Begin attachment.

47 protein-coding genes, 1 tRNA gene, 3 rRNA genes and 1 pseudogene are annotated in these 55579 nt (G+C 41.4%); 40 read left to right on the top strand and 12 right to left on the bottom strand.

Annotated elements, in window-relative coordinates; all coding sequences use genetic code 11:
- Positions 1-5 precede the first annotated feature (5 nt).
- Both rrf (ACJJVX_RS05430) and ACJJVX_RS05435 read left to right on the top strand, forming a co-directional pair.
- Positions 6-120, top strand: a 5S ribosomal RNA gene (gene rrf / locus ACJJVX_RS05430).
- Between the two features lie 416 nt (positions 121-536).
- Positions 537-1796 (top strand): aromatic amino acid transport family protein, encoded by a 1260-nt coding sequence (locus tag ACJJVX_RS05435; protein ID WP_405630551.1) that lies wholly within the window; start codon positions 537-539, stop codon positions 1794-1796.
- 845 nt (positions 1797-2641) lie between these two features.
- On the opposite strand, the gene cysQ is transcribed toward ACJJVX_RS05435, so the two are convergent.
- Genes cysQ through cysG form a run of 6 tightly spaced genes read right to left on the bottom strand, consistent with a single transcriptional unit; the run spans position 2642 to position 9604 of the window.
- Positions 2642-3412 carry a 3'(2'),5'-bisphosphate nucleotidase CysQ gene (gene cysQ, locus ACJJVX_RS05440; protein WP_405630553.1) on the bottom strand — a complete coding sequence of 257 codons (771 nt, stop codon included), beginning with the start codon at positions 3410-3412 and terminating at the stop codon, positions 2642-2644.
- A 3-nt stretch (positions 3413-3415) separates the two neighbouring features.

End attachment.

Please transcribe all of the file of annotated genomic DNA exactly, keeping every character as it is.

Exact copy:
47 protein-coding genes, 1 tRNA gene, 3 rRNA genes and 1 pseudogene are annotated in these 55579 nt (G+C 41.4%); 40 read left to right on the top strand and 12 right to left on the bottom strand.

Annotated elements, in window-relative coordinates; all coding sequences use genetic code 11:
- Positions 1-5 precede the first annotated feature (5 nt).
- Both rrf (ACJJVX_RS05430) and ACJJVX_RS05435 read left to right on the top strand, forming a co-directional pair.
- Positions 6-120, top strand: a 5S ribosomal RNA gene (gene rrf / locus ACJJVX_RS05430).
- Between the two features lie 416 nt (positions 121-536).
- Positions 537-1796 (top strand): aromatic amino acid transport family protein, encoded by a 1260-nt coding sequence (locus tag ACJJVX_RS05435; protein ID WP_405630551.1) that lies wholly within the window; start codon positions 537-539, stop codon positions 1794-1796.
- 845 nt (positions 1797-2641) lie between these two features.
- On the opposite strand, the gene cysQ is transcribed toward ACJJVX_RS05435, so the two are convergent.
- Genes cysQ through cysG form a run of 6 tightly spaced genes read right to left on the bottom strand, consistent with a single transcriptional unit; the run spans position 2642 to position 9604 of the window.
- Positions 2642-3412 carry a 3'(2'),5'-bisphosphate nucleotidase CysQ gene (gene cysQ, locus ACJJVX_RS05440; protein WP_405630553.1) on the bottom strand — a complete coding sequence of 257 codons (771 nt, stop codon included), beginning with the start codon at positions 3410-3412 and terminating at the stop codon, positions 2642-2644.
- A 3-nt stretch (positions 3413-3415) separates the two neighbouring features.